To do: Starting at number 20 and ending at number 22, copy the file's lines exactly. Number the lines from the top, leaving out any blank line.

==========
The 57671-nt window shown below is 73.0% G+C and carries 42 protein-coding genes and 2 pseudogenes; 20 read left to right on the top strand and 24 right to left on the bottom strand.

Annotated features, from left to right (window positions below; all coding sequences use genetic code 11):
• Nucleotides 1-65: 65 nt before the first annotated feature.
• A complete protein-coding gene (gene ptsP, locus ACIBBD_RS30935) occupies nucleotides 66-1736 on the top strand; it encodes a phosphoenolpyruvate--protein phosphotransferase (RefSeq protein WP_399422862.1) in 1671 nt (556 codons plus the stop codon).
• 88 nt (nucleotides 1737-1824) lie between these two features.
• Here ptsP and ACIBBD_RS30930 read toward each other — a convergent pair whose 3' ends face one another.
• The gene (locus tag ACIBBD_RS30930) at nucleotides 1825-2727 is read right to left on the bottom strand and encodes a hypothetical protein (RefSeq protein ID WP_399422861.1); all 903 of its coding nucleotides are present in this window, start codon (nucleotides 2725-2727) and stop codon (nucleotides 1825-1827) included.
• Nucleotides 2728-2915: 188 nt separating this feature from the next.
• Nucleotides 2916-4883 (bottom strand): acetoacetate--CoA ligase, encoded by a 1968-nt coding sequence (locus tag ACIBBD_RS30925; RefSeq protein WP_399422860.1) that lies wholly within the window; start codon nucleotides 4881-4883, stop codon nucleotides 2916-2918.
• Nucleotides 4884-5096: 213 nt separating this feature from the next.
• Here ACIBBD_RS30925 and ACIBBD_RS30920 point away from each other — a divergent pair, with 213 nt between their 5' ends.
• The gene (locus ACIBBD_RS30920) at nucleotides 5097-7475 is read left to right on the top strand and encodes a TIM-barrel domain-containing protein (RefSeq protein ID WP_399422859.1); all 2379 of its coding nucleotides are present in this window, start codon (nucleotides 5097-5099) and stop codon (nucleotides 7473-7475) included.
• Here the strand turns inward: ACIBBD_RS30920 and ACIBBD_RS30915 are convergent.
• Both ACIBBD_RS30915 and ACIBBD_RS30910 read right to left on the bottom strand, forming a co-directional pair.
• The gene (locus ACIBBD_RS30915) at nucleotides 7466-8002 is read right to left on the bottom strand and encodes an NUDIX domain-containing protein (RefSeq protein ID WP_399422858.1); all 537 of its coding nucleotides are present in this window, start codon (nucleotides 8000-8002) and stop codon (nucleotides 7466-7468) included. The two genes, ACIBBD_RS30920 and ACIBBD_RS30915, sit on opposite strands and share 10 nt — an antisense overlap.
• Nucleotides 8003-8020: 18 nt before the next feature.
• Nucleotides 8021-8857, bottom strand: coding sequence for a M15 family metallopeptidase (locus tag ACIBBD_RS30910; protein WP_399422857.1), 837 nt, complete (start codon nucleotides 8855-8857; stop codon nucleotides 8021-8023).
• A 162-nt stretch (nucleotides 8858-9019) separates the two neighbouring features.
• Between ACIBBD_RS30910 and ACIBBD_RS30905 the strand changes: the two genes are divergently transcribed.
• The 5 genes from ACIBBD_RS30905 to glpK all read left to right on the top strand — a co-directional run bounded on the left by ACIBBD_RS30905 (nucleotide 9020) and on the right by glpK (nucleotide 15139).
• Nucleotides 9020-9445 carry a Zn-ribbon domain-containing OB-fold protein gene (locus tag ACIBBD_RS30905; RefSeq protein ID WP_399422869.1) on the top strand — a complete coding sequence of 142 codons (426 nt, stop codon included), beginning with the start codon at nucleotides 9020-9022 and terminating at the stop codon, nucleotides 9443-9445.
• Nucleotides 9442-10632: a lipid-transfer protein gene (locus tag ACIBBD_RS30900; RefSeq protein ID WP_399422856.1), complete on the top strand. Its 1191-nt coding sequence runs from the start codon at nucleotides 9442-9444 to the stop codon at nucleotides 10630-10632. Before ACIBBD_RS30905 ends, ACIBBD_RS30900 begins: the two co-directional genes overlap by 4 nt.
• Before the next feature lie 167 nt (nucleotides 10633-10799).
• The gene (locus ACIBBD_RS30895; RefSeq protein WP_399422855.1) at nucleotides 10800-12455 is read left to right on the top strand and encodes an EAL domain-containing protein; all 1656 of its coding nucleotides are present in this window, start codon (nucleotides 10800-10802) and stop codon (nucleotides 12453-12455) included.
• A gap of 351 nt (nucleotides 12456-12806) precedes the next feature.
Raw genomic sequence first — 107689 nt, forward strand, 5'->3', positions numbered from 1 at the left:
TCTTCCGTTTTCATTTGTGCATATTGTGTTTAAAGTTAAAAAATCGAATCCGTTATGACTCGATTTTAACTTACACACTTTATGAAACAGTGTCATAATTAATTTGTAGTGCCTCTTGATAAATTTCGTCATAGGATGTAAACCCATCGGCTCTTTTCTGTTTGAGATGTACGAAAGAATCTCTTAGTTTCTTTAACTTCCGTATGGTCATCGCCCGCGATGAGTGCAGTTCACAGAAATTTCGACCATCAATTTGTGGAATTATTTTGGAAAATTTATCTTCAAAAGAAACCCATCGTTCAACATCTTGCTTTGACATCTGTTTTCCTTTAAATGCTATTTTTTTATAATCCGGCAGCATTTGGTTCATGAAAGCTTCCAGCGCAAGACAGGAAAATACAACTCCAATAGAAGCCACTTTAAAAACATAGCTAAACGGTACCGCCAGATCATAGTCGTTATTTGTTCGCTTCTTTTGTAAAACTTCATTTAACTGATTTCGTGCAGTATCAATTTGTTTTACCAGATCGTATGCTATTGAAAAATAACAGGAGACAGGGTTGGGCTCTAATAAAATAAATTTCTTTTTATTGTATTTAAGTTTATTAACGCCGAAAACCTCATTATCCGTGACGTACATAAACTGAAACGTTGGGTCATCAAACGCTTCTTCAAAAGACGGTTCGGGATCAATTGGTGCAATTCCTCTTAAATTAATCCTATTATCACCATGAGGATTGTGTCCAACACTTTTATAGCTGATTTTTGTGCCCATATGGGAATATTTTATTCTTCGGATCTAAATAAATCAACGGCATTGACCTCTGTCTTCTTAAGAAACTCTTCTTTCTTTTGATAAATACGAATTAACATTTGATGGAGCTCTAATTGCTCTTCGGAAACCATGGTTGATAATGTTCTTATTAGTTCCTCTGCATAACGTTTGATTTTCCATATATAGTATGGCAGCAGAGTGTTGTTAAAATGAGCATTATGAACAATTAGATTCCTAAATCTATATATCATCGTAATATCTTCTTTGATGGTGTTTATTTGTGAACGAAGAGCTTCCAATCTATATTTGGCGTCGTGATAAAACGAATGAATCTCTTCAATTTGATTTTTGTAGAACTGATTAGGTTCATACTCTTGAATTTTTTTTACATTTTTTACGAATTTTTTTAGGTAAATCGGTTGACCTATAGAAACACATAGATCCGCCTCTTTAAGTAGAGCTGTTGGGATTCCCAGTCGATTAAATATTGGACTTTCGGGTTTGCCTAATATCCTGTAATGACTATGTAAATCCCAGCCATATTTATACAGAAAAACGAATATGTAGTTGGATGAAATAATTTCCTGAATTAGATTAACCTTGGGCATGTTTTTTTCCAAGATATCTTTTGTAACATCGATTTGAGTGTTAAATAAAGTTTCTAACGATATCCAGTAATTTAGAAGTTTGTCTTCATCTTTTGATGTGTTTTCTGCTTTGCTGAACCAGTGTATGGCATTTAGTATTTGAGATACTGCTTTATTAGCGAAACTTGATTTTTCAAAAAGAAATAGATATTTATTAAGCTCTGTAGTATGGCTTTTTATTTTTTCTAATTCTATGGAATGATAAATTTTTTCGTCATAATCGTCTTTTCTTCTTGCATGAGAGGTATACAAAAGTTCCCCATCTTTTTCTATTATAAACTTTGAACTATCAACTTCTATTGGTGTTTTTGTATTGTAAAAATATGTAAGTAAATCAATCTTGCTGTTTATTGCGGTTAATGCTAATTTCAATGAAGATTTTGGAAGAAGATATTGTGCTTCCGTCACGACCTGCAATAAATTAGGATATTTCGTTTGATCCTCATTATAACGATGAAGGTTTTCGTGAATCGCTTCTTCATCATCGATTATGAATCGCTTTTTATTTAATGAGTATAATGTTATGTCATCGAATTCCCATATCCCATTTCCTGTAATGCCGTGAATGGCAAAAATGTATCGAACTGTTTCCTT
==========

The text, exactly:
• The 5 genes from ACIBBD_RS30905 to glpK all read left to right on the top strand — a co-directional run bounded on the left by ACIBBD_RS30905 (nucleotide 9020) and on the right by glpK (nucleotide 15139).
• Nucleotides 9020-9445 carry a Zn-ribbon domain-containing OB-fold protein gene (locus tag ACIBBD_RS30905; RefSeq protein ID WP_399422869.1) on the top strand — a complete coding sequence of 142 codons (426 nt, stop codon included), beginning with the start codon at nucleotides 9020-9022 and terminating at the stop codon, nucleotides 9443-9445.
• Nucleotides 9442-10632: a lipid-transfer protein gene (locus tag ACIBBD_RS30900; RefSeq protein ID WP_399422856.1), complete on the top strand. Its 1191-nt coding sequence runs from the start codon at nucleotides 9442-9444 to the stop codon at nucleotides 10630-10632. Before ACIBBD_RS30905 ends, ACIBBD_RS30900 begins: the two co-directional genes overlap by 4 nt.